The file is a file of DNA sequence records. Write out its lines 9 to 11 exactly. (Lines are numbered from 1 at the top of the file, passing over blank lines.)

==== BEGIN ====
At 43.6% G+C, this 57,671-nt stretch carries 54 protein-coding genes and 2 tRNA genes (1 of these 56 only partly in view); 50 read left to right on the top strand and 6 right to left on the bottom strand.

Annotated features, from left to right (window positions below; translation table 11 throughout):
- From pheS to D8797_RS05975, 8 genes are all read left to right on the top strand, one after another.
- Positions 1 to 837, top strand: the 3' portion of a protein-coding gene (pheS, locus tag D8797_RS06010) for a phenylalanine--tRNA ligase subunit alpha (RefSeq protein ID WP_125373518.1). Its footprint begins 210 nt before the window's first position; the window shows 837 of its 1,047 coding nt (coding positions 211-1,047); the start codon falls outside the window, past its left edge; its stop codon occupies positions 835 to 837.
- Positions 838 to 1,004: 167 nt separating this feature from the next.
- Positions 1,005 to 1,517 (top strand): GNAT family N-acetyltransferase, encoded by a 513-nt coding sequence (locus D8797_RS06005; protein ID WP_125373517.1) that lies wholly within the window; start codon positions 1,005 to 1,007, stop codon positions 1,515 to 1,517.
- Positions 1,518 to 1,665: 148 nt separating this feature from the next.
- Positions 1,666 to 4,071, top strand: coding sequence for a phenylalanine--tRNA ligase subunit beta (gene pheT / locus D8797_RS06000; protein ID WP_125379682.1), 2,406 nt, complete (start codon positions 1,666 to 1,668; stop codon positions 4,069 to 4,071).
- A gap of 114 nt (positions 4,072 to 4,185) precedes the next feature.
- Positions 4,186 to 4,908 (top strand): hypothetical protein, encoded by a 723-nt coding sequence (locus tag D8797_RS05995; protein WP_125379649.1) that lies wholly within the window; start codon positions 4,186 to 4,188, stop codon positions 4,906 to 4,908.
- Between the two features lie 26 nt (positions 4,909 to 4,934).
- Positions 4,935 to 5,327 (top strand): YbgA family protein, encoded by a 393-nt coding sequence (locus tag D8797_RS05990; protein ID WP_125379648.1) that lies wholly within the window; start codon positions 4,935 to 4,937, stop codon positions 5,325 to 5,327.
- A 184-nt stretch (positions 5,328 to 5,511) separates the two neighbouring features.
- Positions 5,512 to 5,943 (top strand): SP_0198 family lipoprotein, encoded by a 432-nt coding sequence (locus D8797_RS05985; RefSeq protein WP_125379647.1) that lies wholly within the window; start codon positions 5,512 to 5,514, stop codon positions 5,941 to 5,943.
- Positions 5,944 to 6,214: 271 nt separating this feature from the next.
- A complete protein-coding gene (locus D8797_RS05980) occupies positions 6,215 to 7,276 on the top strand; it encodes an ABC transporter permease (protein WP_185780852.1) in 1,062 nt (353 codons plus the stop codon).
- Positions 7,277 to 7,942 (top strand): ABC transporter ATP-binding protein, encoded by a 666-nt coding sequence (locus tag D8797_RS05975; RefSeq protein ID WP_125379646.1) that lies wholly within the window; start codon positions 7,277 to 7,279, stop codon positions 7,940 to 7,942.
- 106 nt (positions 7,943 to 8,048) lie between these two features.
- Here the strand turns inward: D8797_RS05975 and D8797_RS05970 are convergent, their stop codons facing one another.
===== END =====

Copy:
- A gap of 114 nt (positions 4,072 to 4,185) precedes the next feature.
- Positions 4,186 to 4,908 (top strand): hypothetical protein, encoded by a 723-nt coding sequence (locus tag D8797_RS05995; protein WP_125379649.1) that lies wholly within the window; start codon positions 4,186 to 4,188, stop codon positions 4,906 to 4,908.
- Between the two features lie 26 nt (positions 4,909 to 4,934).